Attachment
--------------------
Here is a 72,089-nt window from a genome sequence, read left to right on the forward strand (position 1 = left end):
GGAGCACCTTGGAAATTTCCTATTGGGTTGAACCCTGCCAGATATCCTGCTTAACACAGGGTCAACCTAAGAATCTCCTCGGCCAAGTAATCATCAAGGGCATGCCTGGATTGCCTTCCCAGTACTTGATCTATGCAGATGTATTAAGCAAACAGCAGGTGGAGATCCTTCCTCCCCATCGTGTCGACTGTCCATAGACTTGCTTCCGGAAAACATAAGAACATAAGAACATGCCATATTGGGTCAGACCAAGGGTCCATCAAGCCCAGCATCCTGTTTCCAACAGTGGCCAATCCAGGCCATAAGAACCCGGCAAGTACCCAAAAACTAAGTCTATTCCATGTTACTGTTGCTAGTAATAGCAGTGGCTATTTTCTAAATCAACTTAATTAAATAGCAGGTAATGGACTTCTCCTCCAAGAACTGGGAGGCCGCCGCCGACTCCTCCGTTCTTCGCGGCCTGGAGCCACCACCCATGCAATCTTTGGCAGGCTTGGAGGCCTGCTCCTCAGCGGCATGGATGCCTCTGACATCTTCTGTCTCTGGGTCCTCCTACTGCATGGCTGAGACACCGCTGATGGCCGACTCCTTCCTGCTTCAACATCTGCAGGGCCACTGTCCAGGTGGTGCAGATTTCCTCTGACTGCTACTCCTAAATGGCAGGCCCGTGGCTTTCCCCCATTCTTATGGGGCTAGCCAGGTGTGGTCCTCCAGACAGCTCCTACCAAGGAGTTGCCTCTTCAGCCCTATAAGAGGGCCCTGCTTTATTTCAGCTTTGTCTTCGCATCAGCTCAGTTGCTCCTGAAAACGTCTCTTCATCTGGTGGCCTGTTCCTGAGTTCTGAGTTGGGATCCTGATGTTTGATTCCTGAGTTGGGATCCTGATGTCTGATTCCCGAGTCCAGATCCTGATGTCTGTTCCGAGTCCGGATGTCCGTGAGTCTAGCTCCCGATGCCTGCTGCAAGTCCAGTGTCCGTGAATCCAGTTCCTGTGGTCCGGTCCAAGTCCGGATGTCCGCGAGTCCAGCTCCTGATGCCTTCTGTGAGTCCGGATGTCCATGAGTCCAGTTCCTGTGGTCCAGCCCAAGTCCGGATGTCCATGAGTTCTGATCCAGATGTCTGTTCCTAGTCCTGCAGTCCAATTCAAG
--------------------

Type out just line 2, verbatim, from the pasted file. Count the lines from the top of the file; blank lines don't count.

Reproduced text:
GGAGCACCTTGGAAATTTCCTATTGGGTTGAACCCTGCCAGATATCCTGCTTAACACAGGGTCAACCTAAGAATCTCCTCGGCCAAGTAATCATCAAGGGCATGCCTGGATTGCCTTCCCAGTACTTGATCTATGCAGATGTATTAAGCAAACAGCAGGTGGAGATCCTTCCTCCCCATCGTGTCGACTGTCCATAGACTTGCTTCCGGAAAACATAAGAACATAAGAACATGCCATATTGGGTCAGACCAAGGGTCCATCAAGCCCAGCATCCTGTTTCCAACAGTGGCCAATCCAGGCCATAAGAACCCGGCAAGTACCCAAAAACTAAGTCTATTCCATGTTACTGTTGCTAGTAATAGCAGTGGCTATTTTCTAAATCAACTTAATTAAATAGCAGGTAATGGACTTCTCCTCCAAGAACTGGGAGGCCGCCGCCGACTCCTCCGTTCTTCGCGGCCTGGAGCCACCACCCATGCAATCTTTGGCAGGCTTGGAGGCCTGCTCCTCAGCGGCATGGATGCCTCTGACATCTTCTGTCTCTGGGTCCTCCTACTGCATGGCTGAGACACCGCTGATGGCCGACTCCTTCCTGCTTCAACATCTGCAGGGCCACTGTCCAGGTGGTGCAGATTTCCTCTGACTGCTACTCCTAAATGGCAGGCCCGTGGCTTTCCCCCATTCTTATGGGGCTAGCCAGGTGTGGTCCTCCAGACAGCTCCTACCAAGGAGTTGCCTCTTCAGCCCTATAAGAGGGCCCTGCTTTATTTCAGCTTTGTCTTCGCATCAGCTCAGTTGCTCCTGAAAACGTCTCTTCATCTGGTGGCCTGTTCCTGAGTTCTGAGTTGGGATCCTGATGTTTGATTCCTGAGTTGGGATCCTGATGTCTGATTCCCGAGTCCAGATCCTGATGTCTGTTCCGAGTCCGGATGTCCGTGAGTCTAGCTCCCGATGCCTGCTGCAAGTCCAGTGTCCGTGAATCCAGTTCCTGTGGTCCGGTCCAAGTCCGGATGTCCGCGAGTCCAGCTCCTGATGCCTTCTGTGAGTCCGGATGTCCATGAGTCCAGTTCCTGTGGTCCAGCCCAAGTCCGGATGTCCATGAGTTCTGATCCAGATGTCTGTTCCTAGTCCTGCAGTCCAATTCAAG